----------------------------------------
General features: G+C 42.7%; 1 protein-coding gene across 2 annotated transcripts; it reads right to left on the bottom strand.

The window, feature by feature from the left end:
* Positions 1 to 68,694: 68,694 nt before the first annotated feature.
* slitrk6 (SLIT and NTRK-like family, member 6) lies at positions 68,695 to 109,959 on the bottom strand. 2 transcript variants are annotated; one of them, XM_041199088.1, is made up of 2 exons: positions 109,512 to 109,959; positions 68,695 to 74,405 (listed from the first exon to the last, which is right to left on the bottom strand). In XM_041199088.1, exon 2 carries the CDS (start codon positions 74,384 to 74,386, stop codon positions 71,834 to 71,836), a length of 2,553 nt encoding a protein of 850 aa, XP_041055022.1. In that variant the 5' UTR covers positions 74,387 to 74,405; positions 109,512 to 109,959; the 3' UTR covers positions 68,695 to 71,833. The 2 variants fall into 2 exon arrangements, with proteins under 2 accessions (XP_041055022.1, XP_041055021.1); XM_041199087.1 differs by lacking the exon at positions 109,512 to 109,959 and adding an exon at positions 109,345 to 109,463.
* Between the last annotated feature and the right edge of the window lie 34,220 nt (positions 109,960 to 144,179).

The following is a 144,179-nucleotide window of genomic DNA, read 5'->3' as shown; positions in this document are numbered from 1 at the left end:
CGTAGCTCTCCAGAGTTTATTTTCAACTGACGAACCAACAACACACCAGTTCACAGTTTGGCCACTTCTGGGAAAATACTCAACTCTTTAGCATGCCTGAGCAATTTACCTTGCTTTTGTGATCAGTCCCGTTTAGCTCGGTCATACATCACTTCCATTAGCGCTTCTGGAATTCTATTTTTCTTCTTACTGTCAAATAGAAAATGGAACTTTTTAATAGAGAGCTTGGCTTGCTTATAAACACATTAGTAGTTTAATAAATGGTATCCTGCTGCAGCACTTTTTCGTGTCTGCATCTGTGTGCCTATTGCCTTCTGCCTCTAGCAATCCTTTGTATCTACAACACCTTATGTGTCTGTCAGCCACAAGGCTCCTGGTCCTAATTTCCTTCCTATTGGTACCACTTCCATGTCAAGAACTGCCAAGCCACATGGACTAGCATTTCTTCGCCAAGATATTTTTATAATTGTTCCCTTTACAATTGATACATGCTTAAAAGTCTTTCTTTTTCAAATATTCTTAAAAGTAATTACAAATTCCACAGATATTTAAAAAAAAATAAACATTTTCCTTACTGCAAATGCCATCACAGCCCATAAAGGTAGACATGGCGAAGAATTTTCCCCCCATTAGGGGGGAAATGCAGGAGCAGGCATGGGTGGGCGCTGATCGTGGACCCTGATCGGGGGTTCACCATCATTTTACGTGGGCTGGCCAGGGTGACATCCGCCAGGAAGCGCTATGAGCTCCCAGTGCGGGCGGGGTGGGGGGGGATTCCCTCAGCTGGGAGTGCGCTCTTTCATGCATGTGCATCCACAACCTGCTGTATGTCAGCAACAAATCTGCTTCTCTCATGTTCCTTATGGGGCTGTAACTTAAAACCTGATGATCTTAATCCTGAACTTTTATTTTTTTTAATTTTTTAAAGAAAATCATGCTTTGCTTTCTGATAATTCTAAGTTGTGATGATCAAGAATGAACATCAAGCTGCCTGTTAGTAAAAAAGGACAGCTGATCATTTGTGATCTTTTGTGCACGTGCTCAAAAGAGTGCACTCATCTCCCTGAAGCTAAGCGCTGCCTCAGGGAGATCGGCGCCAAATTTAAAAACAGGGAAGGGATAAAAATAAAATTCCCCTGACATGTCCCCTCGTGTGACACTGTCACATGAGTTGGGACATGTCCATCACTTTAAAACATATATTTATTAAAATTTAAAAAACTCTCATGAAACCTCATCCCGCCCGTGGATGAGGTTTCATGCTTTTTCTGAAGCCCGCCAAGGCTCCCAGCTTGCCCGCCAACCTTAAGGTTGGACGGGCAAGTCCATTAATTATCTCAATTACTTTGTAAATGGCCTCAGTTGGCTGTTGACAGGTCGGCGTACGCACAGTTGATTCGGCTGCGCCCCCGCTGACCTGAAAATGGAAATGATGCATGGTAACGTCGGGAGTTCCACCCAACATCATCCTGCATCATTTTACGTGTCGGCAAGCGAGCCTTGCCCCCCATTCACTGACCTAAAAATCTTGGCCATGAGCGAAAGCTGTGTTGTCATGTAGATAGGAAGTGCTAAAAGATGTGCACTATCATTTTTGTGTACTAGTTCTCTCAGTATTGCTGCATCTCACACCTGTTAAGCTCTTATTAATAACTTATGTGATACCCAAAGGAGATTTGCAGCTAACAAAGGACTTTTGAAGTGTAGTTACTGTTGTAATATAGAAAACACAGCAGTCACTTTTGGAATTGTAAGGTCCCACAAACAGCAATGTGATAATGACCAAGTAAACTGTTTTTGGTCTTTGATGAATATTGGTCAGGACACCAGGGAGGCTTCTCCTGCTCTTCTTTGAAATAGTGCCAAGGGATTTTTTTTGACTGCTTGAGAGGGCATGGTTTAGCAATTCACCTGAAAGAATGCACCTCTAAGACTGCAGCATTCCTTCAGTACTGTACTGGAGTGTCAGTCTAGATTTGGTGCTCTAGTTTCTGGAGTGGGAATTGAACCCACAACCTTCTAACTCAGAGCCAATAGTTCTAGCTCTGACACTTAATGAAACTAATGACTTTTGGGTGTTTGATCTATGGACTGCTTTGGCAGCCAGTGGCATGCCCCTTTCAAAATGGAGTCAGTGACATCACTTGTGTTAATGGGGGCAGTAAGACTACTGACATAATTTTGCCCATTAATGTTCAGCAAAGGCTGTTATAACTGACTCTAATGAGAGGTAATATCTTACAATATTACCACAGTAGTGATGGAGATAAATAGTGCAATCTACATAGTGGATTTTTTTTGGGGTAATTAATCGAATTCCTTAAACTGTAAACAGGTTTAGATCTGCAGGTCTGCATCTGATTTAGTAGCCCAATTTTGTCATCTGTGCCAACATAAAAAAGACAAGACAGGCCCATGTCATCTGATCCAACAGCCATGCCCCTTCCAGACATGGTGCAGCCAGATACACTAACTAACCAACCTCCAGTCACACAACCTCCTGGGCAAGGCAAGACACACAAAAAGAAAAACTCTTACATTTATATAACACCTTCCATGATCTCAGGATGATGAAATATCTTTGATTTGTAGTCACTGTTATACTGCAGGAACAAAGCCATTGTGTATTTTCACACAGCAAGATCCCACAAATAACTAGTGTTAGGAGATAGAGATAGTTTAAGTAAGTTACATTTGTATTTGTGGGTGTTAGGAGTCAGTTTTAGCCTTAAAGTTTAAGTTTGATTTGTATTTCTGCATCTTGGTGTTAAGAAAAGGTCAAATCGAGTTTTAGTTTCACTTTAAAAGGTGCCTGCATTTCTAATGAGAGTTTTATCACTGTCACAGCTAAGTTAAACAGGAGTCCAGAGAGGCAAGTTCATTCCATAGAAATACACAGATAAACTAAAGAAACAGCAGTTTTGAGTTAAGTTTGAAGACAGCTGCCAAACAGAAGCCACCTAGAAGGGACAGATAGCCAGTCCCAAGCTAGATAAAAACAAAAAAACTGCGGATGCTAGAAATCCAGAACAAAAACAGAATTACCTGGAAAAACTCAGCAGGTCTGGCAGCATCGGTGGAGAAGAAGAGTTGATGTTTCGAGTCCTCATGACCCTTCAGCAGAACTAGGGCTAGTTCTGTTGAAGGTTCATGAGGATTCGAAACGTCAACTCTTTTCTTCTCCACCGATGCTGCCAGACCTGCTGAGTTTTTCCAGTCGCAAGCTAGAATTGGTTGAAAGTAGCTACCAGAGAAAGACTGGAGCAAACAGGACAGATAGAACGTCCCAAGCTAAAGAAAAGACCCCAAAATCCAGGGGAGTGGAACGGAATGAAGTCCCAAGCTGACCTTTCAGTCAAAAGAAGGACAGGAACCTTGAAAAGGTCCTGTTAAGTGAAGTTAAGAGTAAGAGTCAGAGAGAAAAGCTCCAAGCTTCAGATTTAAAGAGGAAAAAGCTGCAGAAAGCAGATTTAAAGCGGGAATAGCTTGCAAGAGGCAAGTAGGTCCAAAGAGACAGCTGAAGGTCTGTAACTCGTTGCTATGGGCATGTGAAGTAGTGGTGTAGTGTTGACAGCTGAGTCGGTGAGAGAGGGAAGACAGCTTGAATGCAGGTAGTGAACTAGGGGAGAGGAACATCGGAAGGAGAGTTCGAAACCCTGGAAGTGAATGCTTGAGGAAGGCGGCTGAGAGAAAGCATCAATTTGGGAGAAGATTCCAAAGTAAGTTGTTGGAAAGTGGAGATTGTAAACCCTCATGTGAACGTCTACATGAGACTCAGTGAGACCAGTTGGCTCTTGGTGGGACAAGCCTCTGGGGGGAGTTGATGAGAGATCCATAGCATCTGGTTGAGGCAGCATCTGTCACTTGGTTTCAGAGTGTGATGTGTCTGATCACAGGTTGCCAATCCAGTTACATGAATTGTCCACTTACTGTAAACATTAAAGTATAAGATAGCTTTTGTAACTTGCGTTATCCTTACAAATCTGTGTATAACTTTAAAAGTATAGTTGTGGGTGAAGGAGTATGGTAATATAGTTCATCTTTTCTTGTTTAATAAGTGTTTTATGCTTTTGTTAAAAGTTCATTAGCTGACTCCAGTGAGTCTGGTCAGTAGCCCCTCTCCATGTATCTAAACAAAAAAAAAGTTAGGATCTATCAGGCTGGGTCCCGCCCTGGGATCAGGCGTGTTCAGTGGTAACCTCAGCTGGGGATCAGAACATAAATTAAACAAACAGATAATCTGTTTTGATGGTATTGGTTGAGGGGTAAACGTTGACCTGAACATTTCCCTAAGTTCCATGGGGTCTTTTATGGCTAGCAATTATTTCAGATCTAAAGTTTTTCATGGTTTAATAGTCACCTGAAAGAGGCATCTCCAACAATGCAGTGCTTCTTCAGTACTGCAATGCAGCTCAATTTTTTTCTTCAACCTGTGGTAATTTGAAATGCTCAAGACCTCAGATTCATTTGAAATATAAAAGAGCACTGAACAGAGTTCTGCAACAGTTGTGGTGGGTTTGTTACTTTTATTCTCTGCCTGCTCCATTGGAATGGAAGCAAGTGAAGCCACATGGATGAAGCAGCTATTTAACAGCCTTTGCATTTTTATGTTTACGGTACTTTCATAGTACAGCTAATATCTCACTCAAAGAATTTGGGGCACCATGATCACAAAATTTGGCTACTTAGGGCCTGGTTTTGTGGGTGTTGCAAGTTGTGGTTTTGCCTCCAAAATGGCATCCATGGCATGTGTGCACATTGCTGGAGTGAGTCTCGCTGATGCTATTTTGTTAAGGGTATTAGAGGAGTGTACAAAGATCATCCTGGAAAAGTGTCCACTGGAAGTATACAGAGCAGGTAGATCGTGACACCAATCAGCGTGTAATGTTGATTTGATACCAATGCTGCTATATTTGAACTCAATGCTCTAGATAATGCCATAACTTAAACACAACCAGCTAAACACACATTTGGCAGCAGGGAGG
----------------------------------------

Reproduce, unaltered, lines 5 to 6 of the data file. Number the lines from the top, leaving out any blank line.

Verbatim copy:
* Between the last annotated feature and the right edge of the window lie 34,220 nt (positions 109,960 to 144,179).

The following is a 144,179-nucleotide window of genomic DNA, read 5'->3' as shown; positions in this document are numbered from 1 at the left end: